With lyrics about unions, discrimination and bullying, Arlene Mantle’s songs became the soundtrack to Toronto’s workers’ and women’s rights movements in the 1980s. But with such direct, call-to-action songwriting, like that in “Smash the Right,” her songs could have easily been written for the more recent Occupy movement, Montreal student protests or Idle No More.
Fittingly, the work of the activist, musician and proud lesbian, who died last September at age 72, will be brought back to life as part of the Mayworks Festival of Working People and the Arts.
The festival runs until May 15, with theatre, music, poetry, workshops and film events taking place throughout Toronto. The tribute concert to Mantle, at Trinity St Paul’s United Church on May 11, is one of the festival’s biggest events this year.
“Arlene — her songs, her work, her organizing — still resonates and has meaning for today’s organizing,” says event host Angela Robertson. “The players may have changed and the structures where inequality resides may have changed, but inequality still exists.”
Robertson, a founding member of black Pride group Blockorama, met Mantle when they were both politically active in the 1980s.
“She spoke about the reality of working women’s lives, the impact of poverty on women’s lives. She talked about the need for women organizing as workers and as a response to inequality, and that resonated with me,” Robertson says.
Though a woman of little financial means, Mantle managed to have an impact on many people, mostly through her music. The collective songwriting sessions she hosted helped marginalized groups get their messages out, her former manager and long-time friend Jayne Walker says.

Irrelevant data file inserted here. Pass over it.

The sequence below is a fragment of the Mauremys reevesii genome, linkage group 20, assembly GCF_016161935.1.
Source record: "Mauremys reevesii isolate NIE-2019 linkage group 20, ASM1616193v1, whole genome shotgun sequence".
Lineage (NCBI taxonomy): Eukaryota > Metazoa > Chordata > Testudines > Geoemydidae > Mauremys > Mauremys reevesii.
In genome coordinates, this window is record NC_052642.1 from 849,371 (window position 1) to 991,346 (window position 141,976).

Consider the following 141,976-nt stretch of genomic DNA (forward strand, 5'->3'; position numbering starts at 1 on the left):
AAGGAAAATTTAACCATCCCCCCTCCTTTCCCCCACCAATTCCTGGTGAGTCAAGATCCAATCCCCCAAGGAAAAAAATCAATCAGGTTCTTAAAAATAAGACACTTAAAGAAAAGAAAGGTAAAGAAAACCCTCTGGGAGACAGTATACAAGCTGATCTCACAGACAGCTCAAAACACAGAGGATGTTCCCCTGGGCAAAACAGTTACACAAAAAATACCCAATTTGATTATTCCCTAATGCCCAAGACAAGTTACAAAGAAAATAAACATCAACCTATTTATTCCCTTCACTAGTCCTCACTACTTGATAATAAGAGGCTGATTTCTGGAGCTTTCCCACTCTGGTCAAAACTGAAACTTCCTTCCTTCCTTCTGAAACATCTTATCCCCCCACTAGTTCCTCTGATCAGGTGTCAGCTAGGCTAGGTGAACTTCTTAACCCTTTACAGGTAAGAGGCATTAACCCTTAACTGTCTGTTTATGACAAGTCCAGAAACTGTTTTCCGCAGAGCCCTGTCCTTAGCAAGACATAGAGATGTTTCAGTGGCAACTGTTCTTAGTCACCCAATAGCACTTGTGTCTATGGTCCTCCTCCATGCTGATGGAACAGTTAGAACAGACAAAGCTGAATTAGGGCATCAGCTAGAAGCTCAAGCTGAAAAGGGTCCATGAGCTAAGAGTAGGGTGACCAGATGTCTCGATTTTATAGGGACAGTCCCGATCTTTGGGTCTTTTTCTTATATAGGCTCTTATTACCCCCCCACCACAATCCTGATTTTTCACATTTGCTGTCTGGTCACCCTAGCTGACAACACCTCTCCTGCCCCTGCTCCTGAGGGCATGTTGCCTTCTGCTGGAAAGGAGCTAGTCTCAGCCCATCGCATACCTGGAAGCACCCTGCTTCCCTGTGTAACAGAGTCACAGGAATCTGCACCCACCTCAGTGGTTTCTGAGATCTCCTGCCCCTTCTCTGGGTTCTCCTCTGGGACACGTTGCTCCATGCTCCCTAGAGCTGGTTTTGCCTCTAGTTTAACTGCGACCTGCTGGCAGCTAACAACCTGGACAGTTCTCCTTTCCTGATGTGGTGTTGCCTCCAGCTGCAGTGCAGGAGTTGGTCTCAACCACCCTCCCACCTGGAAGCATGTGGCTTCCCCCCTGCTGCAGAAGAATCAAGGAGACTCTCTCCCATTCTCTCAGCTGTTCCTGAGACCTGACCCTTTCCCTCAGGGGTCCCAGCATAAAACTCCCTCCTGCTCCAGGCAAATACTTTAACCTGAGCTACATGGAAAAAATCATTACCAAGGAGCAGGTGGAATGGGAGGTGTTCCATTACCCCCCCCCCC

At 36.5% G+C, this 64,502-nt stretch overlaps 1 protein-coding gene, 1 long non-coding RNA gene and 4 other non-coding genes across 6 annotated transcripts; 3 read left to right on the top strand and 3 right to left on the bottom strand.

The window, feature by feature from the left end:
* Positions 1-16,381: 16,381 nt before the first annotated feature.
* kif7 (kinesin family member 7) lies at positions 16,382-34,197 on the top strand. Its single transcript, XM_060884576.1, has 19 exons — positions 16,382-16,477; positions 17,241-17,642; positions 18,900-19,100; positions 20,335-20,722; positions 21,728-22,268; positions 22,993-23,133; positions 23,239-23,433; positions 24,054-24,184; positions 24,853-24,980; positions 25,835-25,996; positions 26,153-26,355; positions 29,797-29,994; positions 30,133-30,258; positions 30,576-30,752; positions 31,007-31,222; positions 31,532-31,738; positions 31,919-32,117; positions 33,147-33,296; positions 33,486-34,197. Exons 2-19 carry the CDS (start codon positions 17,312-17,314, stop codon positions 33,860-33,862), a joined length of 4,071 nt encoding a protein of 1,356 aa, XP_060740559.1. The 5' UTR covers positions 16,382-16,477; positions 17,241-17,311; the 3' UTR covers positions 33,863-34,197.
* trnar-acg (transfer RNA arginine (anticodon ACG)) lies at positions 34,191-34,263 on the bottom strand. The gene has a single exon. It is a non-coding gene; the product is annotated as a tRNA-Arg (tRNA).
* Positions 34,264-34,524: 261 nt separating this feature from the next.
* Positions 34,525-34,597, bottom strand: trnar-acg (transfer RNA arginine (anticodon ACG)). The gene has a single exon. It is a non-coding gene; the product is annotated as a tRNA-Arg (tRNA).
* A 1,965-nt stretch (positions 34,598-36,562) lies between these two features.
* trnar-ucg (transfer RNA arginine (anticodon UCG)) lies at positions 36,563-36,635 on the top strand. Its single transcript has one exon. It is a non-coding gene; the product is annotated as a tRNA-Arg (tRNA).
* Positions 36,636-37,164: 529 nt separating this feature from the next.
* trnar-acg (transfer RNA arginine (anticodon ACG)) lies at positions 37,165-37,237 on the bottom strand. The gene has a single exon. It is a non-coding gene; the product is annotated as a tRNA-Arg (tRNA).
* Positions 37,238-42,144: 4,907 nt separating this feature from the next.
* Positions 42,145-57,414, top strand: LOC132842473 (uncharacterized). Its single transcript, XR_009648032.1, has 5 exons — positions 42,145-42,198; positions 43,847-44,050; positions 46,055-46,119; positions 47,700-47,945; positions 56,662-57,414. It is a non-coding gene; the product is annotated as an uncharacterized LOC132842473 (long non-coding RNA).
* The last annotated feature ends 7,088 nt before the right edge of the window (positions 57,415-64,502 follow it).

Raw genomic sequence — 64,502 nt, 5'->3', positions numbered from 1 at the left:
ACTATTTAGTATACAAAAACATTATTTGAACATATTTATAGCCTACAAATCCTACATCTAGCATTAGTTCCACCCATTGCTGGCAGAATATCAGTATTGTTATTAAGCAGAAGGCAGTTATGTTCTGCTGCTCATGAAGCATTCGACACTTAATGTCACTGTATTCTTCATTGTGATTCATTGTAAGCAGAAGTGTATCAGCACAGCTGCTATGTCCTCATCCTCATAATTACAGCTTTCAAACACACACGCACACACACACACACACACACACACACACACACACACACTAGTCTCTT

“Arlene was a woman who had many struggles in her life, not only as a poor woman, but as a beaten woman and a lesbian woman. But she was outspoken; she voiced things that many people couldn’t say. She was a wonderful entertainer, a fabulous musician and so funny,” Walker says.
Many faces — some familiar, some new — are coming together for the celebration: dub poet Lillian Allen; activists and musicians Faith Nolan, Dinah Thorpe and Amai Kuda; Chilean band Grupo Taller; and Mantle’s daughter, Lynn.
“It’s going to be a ruckus night and one that would be in the spirit of Arlene — the range of artists that are on the program are not from any one agenda,” Robertson says.
The rest of the festival gives a platform to a similar variety of voices, from an Idle No More teach-in (May 11 at Toronto Council Fire Native Cultural Centre), to works inspired by the impact of government austerity measures on the Jane and Finch neighbourhood (May 1 at York Woods Library).
Events by queer artists include Spatial Profiling, an installation by Francisco-Fernando Granados (May 2 at Huntclub), and a play, Karuppi (May 5 at Wychwood Theatre), and theatre workshop (May 8 at the Academy of the Impossible) by theatre artist Ponni Arasu.